An ear infection or otitis media is the commonest cause of earaches. It is a group of middle ear diseases where there is inflammation. There are two main types: otitis media with effusion and acute otitis media. In acute otitis media, it is an infection that mostly affects young children causing them to cry and unable to sleep. Chronic suppurative otitis media is middle ear inflammation that is more than two weeks resulting in discharge from the ear. Acute otitis media is seen to occur due to bacteria or viruses. The risk factors include the use of pacifiers, exposure to smoke, and daycare attendance. It has also been observed to be more common among those with Down syndrome and indigenous people.
Otitis media with effusion is more commonly seen after acute otitis media, viral upper respiratory infections, allergies, and irritants such as smoke. The risk of ear infections can be reduced through breastfeeding, vaccinations (pneumococcal and influenza), and avoiding irritants such as tobacco smoke. The treatment of ear infections includes the use of painkillers such as paracetamol (acetaminophen) and non-steroidal anti-inflammatory drugs (NSAIDs), opioids, and benzocaine ear drops. In some cases, antibiotics may help to speed recovery but can result in side effects. It is recommended in patients under the age of two and severe cases.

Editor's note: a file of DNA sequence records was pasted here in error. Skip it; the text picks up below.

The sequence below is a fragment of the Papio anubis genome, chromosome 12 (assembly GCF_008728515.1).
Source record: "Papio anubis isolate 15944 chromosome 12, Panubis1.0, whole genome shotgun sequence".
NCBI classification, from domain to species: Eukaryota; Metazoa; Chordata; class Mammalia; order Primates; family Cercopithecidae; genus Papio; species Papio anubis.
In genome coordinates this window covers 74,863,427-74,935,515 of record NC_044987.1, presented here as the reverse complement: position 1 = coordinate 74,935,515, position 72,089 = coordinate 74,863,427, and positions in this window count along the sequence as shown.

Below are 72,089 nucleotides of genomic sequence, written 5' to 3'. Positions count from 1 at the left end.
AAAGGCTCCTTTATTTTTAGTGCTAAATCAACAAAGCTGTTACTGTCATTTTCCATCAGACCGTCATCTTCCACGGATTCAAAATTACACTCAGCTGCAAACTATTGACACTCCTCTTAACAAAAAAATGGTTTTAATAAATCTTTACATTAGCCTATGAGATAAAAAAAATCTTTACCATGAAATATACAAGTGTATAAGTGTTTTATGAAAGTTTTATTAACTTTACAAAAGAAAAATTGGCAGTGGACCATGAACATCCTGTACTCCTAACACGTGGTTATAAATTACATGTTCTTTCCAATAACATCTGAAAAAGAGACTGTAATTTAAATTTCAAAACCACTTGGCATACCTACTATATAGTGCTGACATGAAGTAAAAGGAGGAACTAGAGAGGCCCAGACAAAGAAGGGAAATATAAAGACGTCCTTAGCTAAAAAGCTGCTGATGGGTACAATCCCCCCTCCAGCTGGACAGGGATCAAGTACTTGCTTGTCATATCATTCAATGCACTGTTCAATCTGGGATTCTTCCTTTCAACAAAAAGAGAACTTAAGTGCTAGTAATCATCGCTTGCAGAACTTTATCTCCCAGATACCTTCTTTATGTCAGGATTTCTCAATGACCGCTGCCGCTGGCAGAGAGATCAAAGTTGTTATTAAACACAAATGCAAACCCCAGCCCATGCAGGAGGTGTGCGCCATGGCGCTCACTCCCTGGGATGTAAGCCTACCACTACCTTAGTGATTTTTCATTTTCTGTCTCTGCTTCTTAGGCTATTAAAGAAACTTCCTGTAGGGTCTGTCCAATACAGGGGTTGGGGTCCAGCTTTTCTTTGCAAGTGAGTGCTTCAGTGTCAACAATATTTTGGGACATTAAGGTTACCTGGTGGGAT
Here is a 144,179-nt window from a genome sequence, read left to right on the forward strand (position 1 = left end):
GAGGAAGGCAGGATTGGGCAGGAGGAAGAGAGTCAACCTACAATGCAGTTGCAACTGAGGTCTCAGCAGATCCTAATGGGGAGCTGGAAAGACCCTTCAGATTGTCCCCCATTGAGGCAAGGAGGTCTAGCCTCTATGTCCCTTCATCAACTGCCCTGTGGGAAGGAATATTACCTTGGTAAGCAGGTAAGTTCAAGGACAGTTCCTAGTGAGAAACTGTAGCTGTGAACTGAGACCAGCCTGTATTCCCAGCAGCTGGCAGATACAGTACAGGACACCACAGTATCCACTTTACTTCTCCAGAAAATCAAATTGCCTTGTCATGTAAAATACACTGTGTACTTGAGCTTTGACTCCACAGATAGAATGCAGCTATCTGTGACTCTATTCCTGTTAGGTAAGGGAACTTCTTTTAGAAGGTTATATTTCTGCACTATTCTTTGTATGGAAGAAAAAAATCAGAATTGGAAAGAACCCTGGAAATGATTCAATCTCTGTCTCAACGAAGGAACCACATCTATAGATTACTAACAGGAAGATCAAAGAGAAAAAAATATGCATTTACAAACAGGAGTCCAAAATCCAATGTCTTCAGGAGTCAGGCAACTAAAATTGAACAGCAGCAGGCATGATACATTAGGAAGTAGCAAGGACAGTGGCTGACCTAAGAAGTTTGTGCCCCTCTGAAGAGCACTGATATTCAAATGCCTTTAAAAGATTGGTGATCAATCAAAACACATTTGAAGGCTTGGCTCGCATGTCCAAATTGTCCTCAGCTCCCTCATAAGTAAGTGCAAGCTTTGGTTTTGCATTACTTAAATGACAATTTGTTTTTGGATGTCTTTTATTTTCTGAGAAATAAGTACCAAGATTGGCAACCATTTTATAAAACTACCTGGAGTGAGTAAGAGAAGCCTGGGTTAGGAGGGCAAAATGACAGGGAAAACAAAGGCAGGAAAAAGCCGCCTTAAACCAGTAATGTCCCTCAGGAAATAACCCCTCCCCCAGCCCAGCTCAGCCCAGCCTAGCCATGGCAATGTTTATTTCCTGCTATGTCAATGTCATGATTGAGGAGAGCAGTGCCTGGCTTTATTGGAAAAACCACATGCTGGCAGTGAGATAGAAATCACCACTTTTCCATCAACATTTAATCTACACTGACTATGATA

Tympanostomy tubes can be used in patients with frequent infections to lower the rates of recurrence. Globally, acute otitis media occurs in approximately 11% of individuals with a total between 325 to 710 million cases. 50 percent of cases involve those under the age of 5 years old. An additional 31 million go on to develop chronic suppurative otitis media. About 80 percent of children are affected by otitis media with effusion before the age of 10 years old. In 2015, ear infections resulted in 3,200 deaths.
Ear Infection Symptom #1: Poor Appetite
Poor appetite or decreased appetite is also known as anorexia. In cases where there is infection, anorexia has been thought to be part of the acute phase response that is triggered by the components of pathogens. Examples include peptidoglycans and lipopolysaccharides from bacterial cell walls, double stranded viral RNA, bacterial DNA, and viral glycoproteins that trigger the release of proinflammatory cytokines.
Some causes of poor appetite include pneumonia, anxiety, appendicitis, cancer, celiac disease, heart failure, and more. In otitis media, there can be pain during swallowing as well which may contribute to the loss of appetite.